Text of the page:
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ch 17B

face and related structures

What is Auricular Hematoma? When Blood pools between the skin and the cartilage.
What is another name Auricular Hematoma? Cauliflower Ear
What is the MOI of Auricular Hematoma? single or repeated blunt trauma or shearing forces to external ear
What happens over time to cause the deformity in Auricular Hematoma? Over time the hematoma scars
What are the fours things you will see or feel in evaluation of Auricular Hematoma? External ear appear violently red, Swelling, Pain w/ palpation; hardened nodules, sometimes decreased hearing & balance
What is Otitis Externa? Infection of the external auditory meatus
What is another name for Otitis Externa? swimmers ear
What happens in Otitis Externa? Dark, damp environment encourages growth of bacteria or fungus
What is the MOI of Otitis Externa? inadequate drying of the ear canal
What are the eight possibel signs and symptoms for Otitis Externa? constant pain, Constant pressure; itching; hearing deficit; dizziness; redness; clear discharge from middle ear; enlarged lymph nodes
What is Otitis Media? Inflammation of the ear’s mucous membranes
What happens to cause Otitis Media? Eustachian tubes become blocked resulting in increased pressure within inner ear
What are the six common signs and symptoms for Otitis Media? Masks as a URI, ear feels blocked; pressure in inner ear; pain in inner ear; fluid build-up; hearing loss
What more severe injury can happen due to Otitis Media? Tympanic Membrane rupture
What causes Tympanic Membrane rupture? mechanical pressure or intrusion
What are the six main signs and symptoms for Tympanic Membrane rupture? inward & outward radiating pain; tinnitus; blood or fluids leaking from ear; redness; perforation; hearing loss
What diagnostic test would allow an audible escape of air come from the inner ear when dealing with a tympanic membrane rupture? Valsalva maneuver
What is the MOI of a Nasal fracture? direct blow to nose
What are the eight s/s for nasal fracture? pain on the bridge of the nose;radiating pain on frontal & zygomatic bones; visible deformity; bleeding; ecchymosis (raccoon eyes); deviated septum; crepitus; diminished sense of smell and breathing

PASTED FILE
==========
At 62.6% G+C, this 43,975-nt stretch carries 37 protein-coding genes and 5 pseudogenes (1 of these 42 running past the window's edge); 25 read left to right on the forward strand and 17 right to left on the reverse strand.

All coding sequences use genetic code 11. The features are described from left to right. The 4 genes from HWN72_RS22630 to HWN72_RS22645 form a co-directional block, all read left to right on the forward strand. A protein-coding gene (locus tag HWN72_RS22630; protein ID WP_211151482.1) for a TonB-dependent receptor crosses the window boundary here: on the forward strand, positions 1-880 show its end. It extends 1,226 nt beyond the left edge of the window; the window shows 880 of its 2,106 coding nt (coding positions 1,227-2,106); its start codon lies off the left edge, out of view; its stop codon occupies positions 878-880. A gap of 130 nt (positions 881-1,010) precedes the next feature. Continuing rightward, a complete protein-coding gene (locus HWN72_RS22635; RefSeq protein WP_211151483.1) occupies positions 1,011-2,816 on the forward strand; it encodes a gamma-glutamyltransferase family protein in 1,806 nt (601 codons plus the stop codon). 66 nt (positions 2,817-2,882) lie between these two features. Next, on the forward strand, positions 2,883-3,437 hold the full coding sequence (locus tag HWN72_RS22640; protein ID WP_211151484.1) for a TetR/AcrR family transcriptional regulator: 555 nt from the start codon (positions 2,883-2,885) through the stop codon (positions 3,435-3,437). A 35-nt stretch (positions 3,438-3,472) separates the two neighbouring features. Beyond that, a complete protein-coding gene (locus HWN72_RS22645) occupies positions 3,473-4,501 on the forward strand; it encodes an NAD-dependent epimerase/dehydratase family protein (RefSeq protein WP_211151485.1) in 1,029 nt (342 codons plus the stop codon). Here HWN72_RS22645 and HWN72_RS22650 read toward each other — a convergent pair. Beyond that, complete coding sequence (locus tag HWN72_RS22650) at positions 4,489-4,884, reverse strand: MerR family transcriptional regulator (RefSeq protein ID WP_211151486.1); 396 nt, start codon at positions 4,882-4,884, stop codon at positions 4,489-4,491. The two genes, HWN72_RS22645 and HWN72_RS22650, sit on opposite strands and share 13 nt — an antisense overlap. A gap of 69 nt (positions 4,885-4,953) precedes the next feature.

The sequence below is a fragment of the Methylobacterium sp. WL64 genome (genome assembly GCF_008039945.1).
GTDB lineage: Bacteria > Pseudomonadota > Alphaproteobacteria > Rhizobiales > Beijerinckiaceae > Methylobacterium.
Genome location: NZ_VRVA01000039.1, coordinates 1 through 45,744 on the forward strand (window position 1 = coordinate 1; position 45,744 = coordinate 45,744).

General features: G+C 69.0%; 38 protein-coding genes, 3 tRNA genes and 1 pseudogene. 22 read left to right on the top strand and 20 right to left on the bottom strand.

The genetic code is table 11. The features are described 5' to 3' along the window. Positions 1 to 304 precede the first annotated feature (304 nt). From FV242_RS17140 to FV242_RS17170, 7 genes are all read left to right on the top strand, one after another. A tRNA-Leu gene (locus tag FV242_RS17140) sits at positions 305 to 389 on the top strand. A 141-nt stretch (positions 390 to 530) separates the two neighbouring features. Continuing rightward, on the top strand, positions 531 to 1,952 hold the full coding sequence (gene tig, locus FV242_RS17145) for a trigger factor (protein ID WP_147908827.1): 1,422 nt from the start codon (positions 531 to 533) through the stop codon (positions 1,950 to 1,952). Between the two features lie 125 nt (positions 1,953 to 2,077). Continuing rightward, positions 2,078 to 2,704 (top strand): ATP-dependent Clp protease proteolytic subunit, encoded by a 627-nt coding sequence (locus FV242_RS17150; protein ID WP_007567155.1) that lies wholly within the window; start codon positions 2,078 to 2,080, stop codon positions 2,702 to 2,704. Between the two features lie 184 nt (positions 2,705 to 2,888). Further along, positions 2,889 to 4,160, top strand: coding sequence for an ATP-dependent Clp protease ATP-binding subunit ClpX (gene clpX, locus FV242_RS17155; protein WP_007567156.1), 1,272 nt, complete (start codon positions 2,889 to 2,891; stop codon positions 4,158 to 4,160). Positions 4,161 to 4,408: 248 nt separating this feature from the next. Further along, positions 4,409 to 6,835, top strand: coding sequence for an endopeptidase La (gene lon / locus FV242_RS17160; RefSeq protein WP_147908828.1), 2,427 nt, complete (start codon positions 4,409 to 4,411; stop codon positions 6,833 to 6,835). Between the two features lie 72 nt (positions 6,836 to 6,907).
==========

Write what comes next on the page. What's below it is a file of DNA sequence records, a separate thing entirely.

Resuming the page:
What is the most common type of facial fracture? Nasal fracture
What is saddle nose deformity? Repeated trauma that causes necrosis of the nasal cartilage
What should be used and what should be inspected for a possible deviated septum? Internal nose with a penlight or otoscope
What is the breathing technique whne trying to asses a deviated septum? athlete should try to breath through one nostril while the other one is closed
What is the 2nd most common facial fracture? Mandibular Fracture
What is the MOI for a mandibular fracture? direct blow to the mandible on anterior or lateral aspect
What are the s/s you might encounter with a mandibular fracture? pain; swelling; gross deformity; malocclusion of the teeth; tenderness, crepitus
What is raccoon eyes? echiymosis under the eyes seen in nasal fractures zygoma fractures and and blunt trauma to the face
What are three things that we will see when assessing a mandibular fracture? Pain when opening & closing mouth; Mandible may track laterally; Structures of TMJ may be affected
What is a special test we might be able to do when trying to assess a mandibular fracture? Tongue blade test
What is the moi of a zygoma fracture? blows to the cheek & inferior periorbital area
What the four common signs or symptoms that may be seen with a zygoma fracture? subconjunctival and periorbital swelling; pain with palpation; poss. step of deformity; increased pain or inablitity to do when asked to perform eye movement
What is something that can occur concurrently with a nasal fracture? Maxillary Fracture
What is the chief complaint by an athlete with a maxillary fracture? pain in midportion of face
What will not be evident when evaluating a maxillary fracture? deformity (not usually present)
Palpation can cause what during eval of maxillary fracture? crepitus at fracture site
What is a lefort fracture? A classification system for midface fractures
How do you get a lefort fracture? Result of extremely high impact forces
How many types of lefort fractures are there? three
What is a lefort I? involves just the maxillary bone
What is a Lefort II? involves maxilla and curves up into the nasal bone. Makes a c from the maxilla throught the nasal bone back down to the maxilla
what is a lefort III? crosses the zygomatic bones and the orbital bones in a straight line across; does not involve the maxilla
Created by: shsuman152